Here's my proposal for immigration reform. If at least one of your parents is a legitimate US citizen, you're a citizen no matter where you're born. If neither of your parents is a legitimate US citizen, you're not a US citizen, no matter where you're born, unless you become naturalized. That's the way just about every other country on the planet does it, and has always done it.

Of course, to be a "legitimate US citizen" means that at least one of your parents must have been a legitimate US citizen, so we'd need to go back at least several generations to sort things out. In other words, a child who was born of two parents neither of whom was a US citizen other than by virtue of being born in this country is not a US citizen. If you're not a legitimate US citizen, back you go. And we really need to charge Mexico retroactively for all of the costs we've carried for so many decades.

But we shouldn't throw out the baby with the bathwater. So I propose a compromise. We expel the losers--the poor and the stupid--back to Mexico, where they belong. The good ones, we keep. Furthermore, as part of my immigration reform program, I propose that we make it a lot easier for citizens of Mexico and other countries to become US citizens. Anyone who can speak English fluently and can pass a means test and an educational proficiency test is welcome to stay here. In fact, anyone that can pass those tests is welcome to immigrate here and become a citizen. In other words, we'll take the good ones. We don't want the losers.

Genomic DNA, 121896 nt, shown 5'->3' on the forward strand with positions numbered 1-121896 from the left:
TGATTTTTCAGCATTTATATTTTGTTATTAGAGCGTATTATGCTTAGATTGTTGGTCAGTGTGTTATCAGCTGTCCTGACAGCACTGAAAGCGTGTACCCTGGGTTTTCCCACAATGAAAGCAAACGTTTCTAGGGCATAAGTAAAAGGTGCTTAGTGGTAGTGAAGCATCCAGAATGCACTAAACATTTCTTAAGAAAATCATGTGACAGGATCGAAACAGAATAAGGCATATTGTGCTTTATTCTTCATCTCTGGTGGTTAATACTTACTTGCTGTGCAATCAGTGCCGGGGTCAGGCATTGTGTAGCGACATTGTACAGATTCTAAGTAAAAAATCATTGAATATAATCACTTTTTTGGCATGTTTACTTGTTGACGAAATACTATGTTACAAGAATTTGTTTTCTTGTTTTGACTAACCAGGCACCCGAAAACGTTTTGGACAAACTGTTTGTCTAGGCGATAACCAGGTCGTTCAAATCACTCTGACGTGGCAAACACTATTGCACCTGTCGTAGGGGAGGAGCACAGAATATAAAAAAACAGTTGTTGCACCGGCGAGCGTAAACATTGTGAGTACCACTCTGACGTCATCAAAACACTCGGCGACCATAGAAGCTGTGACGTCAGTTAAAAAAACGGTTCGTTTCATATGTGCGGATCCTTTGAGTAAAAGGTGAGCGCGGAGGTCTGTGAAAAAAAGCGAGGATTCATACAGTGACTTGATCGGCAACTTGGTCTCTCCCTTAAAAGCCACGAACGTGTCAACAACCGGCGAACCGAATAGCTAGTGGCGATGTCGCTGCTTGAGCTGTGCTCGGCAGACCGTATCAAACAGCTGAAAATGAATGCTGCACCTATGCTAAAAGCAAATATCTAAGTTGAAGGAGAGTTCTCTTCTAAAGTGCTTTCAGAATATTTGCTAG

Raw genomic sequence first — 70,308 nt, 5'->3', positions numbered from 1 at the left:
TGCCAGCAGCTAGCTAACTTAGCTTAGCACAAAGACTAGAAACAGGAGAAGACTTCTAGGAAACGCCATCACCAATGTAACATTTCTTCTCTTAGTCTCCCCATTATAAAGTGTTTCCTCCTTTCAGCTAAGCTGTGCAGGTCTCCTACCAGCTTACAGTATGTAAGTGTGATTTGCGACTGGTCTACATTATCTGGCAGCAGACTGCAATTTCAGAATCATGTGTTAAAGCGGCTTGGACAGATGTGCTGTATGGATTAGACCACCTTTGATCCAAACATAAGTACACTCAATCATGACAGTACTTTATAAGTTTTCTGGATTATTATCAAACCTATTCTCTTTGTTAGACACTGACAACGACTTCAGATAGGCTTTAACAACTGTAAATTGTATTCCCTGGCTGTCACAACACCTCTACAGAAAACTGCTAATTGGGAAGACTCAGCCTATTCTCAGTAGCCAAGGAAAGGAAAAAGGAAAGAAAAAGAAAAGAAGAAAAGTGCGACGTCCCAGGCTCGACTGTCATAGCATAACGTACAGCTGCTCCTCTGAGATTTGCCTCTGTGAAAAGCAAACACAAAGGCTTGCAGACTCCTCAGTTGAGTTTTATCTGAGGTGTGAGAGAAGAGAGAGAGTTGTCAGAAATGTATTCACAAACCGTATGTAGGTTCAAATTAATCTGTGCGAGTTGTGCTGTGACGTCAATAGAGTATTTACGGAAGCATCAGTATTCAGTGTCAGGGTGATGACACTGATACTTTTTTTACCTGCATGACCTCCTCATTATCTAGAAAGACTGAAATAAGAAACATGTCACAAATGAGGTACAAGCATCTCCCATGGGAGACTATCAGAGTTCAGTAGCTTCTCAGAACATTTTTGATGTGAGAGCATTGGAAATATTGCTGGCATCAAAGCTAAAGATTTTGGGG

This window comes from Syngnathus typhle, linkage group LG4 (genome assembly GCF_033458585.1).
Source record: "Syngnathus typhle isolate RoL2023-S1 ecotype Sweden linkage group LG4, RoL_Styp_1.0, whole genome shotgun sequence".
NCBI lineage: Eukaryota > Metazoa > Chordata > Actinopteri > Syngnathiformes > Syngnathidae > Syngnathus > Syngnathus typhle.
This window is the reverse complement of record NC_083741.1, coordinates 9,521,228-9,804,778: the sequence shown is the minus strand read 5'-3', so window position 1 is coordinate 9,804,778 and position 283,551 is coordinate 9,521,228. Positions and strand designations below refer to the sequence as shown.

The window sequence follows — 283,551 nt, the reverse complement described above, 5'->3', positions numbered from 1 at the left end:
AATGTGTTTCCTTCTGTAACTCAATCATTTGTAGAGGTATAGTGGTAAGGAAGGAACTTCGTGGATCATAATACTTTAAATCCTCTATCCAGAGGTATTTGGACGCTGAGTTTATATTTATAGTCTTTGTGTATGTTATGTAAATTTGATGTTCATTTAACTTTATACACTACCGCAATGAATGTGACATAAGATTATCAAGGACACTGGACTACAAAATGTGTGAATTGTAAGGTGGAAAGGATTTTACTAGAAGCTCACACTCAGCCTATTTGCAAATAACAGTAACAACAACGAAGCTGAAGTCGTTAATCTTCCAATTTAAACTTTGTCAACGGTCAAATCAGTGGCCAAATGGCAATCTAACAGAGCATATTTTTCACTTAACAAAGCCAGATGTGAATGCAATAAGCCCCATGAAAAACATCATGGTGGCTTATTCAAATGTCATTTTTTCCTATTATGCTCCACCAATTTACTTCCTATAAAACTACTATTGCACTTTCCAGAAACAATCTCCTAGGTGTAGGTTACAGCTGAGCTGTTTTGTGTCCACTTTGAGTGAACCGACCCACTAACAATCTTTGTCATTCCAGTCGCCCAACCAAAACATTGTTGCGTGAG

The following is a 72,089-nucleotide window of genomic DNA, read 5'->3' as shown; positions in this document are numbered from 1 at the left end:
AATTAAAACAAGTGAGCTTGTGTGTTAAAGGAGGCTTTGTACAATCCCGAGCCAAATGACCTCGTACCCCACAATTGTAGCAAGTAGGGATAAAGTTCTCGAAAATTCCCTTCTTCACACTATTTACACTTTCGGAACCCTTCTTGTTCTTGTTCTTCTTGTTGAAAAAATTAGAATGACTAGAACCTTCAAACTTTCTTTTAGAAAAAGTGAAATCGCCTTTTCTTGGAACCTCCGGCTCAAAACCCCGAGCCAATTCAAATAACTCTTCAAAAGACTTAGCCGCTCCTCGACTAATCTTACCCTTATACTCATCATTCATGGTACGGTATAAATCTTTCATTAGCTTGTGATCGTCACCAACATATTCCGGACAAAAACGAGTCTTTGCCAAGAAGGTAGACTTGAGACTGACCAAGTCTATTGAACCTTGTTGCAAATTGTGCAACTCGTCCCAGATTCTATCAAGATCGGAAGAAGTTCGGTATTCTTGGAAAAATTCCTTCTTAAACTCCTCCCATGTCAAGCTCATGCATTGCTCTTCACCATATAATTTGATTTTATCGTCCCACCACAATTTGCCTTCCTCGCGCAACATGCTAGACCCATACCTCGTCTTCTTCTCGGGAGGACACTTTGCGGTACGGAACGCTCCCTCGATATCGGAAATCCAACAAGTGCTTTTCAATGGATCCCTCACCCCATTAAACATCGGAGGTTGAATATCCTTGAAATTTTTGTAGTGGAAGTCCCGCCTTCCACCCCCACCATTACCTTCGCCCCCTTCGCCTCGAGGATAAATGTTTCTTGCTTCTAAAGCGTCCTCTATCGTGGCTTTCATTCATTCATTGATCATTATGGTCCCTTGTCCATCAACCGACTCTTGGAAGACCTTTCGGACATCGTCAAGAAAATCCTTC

I spent some time yesterday thinking about cheap solutions to the photometry problem. Ideally, I'd like to use a spectrophotometer for the biology lab book. The problem is, even an entry-level spectrophotometer sells for $500 and up. It's actually possible to make a usable spectrophotometer with reasonably good resolution and accuracy (here, for example), but that's a lot of work and fiddling and not something that many of my readers will want to do.

So I wondered if instead of a spectrophotometer I could use a simpler colorimeter. (The difference is that a spectrophotometer measures transmittance/absorbance at hundreds or thousands of discrete wavelengths across the UV, visible, and/or IR spectrum, while a colorimeter measures transmittance/absorbance at just a few specific wavelengths, typically blue, green, and red.) I decided that a colorimeter would suffice, so the next step was to figure out how to make a usable colorimeter from $10 worth of parts from Radio Shack and 10 minutes' work.